Narcissists tend to see everyone in their circle as somehow useful to bolstering their sense of self-importance. This will inevitably include their partners and children who are treated as mere extensions of the narcissist’s person rather than autonomous individuals with needs and interests of their own. The narcissist would almost certainly deny that that was how they operated or nimbly reframe it to make it either acceptable or irrelevant.
It is important to understand that while narcissists may appear “full of themselves” they are, in fact, empty vessels that develop a highly sensitised outer layer to protect them from this sad reality. If they are full of anything it is the pain of that emptiness from which their narcissistic mind set keeps them disconnected. But they have to keep working at it to prevent the inner world of anxiety breaking through. When the carapace falters, substances or other addictive behaviours may be called into service.
Narcissists expect everyone to be as dazzled and enthralled by their multifaceted brilliance as they are. As a result, their relationships are based on a single imperative: that they should be universally adored, no matter what. People tend therefore either to be in or out of the circle. If someone is excluded or chooses to remove him or herself, the narcissist will convince themselves that the other person is entirely to blame. They take no responsibility for any breakdown in relationships. There is often a trail behind narcissists of once-adoring followers now turned into denigrators, frequently because of abuse, betrayal or injury suffered at the hands of the narcissist.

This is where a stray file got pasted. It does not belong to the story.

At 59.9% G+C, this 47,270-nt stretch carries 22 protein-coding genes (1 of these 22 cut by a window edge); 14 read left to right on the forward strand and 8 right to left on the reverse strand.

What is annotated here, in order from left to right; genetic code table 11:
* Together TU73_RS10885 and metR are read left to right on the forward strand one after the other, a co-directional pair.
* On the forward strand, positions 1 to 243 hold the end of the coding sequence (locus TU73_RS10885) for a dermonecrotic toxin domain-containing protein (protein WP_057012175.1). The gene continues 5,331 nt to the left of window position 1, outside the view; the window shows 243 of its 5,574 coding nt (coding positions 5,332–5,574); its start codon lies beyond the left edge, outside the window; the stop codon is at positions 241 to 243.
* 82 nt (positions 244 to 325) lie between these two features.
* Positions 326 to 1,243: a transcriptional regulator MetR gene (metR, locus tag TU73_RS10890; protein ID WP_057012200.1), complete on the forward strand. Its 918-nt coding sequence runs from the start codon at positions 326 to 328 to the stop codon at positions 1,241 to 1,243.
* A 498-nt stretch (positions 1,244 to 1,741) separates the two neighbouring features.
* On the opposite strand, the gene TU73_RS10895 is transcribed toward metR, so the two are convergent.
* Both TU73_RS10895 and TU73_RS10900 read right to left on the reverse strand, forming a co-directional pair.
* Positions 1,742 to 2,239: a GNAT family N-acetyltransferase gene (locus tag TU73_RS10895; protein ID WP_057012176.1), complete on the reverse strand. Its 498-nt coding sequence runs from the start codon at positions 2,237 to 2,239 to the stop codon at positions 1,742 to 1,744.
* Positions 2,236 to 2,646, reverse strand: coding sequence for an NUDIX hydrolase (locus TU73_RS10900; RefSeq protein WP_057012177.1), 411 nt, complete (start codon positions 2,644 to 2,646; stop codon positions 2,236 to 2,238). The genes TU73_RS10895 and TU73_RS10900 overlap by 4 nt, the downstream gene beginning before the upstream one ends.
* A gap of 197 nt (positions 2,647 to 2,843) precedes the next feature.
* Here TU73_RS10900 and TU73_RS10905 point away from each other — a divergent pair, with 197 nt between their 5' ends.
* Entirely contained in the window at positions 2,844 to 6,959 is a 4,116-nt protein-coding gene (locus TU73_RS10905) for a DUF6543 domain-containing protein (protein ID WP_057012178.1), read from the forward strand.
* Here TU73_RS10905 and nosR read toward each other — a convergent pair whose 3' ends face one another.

They will engage in all manner of manipulations and seductions to draw in people whose role is solely to serve the insatiable appetite for adulation and to provide justification for their sense of entitlement. For a while, people may be seduced and flattered to be in the orbit of the narcissist but it will not be long before they become disillusioned, coming to realise that there is little or nothing in it for them. They may anyway be discarded at any moment should they no longer be of use.
The association that narcissism has with addiction and perhaps with co-dependency in particular, is in the use of other people to prevent the conscious experience of reality and the deeply uncomfortable feelings that come with it. As with addiction, the narcissist is ultimately self-defeating, usually finding a way to bring about what he/she fears most; the failure to control the feelings of others who become alienated and even hostile.
Addiction, whether to substances, behaviours or people, has a narcissistic core as it is also compulsively self-centred. It is careless of others in the pursuit of self-gratification. It is isolating. It postpones confrontation with painful realities. It thrives on self-delusion and the deception of others. It is not hard to see why narcissists may be drawn into addiction when their defences fail.